special to the star
It was a huge leap for scientist Kerry O'Donoghue to trade in her lab coat at Cambridge University in England for a pair of dancing shoes in Vancouver.
O'Donoghue, who has a PhD in molecular biology, planned to move to Canada with her husband, but was dismayed to realize Vancouver was lacking her favourite form of entertainment.
"If I moved to Canada, there was no CEROC, and I was really, really going to miss it," O'Donoghue says.
CEROC – it's pronounced sir-rock and is derived from the French C'est le Roc (It's Rock) – is a popular dance in England, combining modern jive moves, salsa and a bit of rock 'n' roll. CEROC does not require a partner and is much easier to learn than the individual dancing it's drawn from, O'Donoghue says."I tried a bit of salsa and a bit of swing, and I just got bogged down by the technicalities of it."
Getting permanent residency in Canada took three years. O'Donoghue took the time to mull over starting a CEROC dance business.The dance is popular in many places, from Australia to Spain and Dubai, but not in Canada – yet.
"You tell people CEROC, and they think it's a type of toilet cleaner or something," O'Donoghue jokes.
She says she was naive when she started out in May 2006. She had taught some CEROC classes in England and she thought her new job in her own business would consist of mainly teaching people the dance moves.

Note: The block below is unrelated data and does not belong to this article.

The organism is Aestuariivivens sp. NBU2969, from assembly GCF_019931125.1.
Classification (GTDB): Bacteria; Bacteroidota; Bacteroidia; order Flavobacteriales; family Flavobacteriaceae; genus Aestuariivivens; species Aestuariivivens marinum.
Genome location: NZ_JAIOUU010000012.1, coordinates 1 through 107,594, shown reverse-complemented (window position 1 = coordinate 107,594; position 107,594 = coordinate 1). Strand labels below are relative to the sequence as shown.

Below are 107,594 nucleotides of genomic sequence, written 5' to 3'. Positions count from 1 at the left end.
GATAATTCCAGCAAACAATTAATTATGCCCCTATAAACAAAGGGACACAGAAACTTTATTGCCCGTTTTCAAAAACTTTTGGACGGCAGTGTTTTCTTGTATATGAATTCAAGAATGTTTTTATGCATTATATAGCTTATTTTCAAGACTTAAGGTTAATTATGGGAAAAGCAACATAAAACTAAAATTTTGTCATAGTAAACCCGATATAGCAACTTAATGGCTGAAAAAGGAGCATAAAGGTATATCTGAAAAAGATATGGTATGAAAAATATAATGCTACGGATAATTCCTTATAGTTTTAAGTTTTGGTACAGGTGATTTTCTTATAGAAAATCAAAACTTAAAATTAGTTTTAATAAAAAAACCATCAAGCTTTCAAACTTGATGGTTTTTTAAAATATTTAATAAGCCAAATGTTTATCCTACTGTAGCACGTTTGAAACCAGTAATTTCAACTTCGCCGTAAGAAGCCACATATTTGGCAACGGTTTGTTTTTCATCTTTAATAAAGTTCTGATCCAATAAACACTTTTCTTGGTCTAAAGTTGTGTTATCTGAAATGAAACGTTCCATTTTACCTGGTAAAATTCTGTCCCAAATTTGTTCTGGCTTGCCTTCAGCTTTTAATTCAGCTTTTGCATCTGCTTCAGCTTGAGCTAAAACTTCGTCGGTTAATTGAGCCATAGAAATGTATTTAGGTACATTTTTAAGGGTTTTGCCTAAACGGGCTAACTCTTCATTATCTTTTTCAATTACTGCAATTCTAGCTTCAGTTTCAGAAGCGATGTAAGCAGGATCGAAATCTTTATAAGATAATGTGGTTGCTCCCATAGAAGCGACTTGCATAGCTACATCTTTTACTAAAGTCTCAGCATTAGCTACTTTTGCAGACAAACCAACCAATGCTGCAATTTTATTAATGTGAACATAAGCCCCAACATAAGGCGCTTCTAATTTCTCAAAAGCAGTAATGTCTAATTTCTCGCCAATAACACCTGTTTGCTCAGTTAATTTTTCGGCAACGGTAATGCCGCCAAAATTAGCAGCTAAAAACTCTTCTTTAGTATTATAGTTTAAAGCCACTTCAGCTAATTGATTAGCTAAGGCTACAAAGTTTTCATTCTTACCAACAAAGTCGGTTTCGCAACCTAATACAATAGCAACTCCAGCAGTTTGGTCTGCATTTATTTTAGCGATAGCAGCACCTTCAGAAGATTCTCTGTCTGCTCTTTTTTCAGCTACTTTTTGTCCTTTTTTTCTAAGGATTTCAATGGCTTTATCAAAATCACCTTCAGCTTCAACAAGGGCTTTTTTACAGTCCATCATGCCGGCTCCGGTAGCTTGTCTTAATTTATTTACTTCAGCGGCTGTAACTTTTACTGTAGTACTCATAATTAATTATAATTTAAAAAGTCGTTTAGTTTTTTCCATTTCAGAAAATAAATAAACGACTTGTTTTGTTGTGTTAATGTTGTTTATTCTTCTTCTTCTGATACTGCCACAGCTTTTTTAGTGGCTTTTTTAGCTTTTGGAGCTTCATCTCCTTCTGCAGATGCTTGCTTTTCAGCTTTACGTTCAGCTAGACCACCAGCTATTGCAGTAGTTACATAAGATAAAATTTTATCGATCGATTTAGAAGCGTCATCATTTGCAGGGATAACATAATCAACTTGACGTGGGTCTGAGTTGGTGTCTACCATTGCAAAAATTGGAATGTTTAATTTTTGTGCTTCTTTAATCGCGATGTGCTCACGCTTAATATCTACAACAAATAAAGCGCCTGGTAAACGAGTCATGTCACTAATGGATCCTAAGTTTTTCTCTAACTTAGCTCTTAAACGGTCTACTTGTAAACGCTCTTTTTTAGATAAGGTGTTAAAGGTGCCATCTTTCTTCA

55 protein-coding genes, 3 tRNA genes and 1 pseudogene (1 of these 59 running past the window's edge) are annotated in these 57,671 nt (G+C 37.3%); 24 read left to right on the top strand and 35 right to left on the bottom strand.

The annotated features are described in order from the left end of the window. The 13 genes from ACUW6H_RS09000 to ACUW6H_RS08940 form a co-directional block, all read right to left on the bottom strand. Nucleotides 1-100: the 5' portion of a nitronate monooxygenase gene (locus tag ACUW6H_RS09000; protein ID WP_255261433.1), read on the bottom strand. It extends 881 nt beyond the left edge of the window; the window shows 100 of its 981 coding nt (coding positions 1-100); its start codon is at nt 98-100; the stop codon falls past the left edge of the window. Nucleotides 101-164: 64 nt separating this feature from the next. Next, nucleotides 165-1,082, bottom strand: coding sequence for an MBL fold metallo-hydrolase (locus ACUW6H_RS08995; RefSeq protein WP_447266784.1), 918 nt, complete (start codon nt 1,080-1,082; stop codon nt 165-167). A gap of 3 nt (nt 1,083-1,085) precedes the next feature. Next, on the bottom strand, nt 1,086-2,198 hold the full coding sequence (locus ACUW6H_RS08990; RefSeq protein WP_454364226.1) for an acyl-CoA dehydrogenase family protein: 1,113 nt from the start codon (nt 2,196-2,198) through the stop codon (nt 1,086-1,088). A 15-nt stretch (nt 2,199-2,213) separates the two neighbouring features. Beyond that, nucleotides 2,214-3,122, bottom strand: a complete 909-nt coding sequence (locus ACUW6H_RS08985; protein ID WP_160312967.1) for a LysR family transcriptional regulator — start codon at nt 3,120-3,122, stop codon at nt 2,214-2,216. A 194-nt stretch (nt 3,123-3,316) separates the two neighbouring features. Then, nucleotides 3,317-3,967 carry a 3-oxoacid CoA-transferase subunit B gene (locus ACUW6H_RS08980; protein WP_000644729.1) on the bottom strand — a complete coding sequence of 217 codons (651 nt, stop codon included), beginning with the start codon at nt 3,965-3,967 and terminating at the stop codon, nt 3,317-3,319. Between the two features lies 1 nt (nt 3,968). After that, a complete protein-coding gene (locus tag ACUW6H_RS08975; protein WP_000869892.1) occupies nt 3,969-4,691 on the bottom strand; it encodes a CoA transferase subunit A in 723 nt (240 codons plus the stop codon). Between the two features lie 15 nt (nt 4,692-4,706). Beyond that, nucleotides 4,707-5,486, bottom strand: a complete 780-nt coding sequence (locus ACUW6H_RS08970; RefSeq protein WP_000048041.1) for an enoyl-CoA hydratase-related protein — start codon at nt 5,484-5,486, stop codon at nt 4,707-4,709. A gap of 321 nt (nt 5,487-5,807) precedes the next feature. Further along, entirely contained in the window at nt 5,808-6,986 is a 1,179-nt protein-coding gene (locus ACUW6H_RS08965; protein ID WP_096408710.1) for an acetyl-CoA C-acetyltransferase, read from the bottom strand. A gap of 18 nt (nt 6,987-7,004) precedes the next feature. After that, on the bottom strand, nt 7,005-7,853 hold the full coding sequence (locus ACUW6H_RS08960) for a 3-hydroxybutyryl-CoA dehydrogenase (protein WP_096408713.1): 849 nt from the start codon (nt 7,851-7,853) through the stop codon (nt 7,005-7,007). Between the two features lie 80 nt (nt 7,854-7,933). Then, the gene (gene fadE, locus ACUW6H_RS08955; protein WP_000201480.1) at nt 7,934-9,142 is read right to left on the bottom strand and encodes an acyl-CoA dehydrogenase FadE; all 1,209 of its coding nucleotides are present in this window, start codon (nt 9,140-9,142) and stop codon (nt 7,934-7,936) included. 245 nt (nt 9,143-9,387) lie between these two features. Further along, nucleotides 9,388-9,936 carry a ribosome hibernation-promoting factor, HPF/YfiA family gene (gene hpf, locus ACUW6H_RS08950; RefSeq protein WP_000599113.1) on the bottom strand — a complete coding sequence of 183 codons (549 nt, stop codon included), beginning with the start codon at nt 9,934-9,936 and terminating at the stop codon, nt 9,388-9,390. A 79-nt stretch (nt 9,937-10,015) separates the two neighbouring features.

But first she had to educate people on what CEROC was, and she found she spent more time promoting and explaining the dance than teaching.
She does not have a permanent studio, but rents halls in different neighbourhoods to help expand the reach of the business. Instead of having people sign up and commit for a certain length of time, she offers drop-in sessions. The 39-year-old says her career in science was useful as she made the change to being an entrepreneur.
"Running my own business, that was new to me. When you're working in the lab, you're left on your own to do your own projects," she says, and those lessons in self-discipline are helpful now that she spends days alone, organizing and doing paperwork.
"Being home, just me and the dog, it's a big adjustment," O'Donoghue says.
She has had some help getting started. CEROC is a franchise and O'Donoghue says the network of teachers and enthusiasts is invaluable. The company has a private computer network where they can share information.
"Franchise owners get to log on and get their business manuals and any news. It keeps everyone on the same page."
The dance is always changing, with 50 to 100 new moves a year, so the network also helps make sure everyone is keeping up. O'Donoghue holds the rights to further sub-franchising in Canada. A British couple plans to open a CEROC business in Calgary. "Toronto will be our next market. I have a feeling it will be way more successful in Toronto," she says, pointing to the city's cultural diversity. O'Donoghue says she gets a lot of support by working within the franchise structure. It helps a great deal, as well, that her engineer husband, Alex, has a steady income to keep the family going while her business gets started.
Having a franchise provides a lot of support to O'Donoghue, as well as a steady income from her husband Alex, an engineer.
"I have a massive safety net in Alex," she says."I think the brave people are the people who take out massive business loans and start. I don't know if I would have done it in a brand new country."
She can always go back to her career in science, but she loves talking to people and dancing. With two new teachers hired and the subfranchise on the way, her lab coat may stay in the closet indefinitely.
"I was at a point where I was confident enough that I could say, `Okay, let's try something different.'"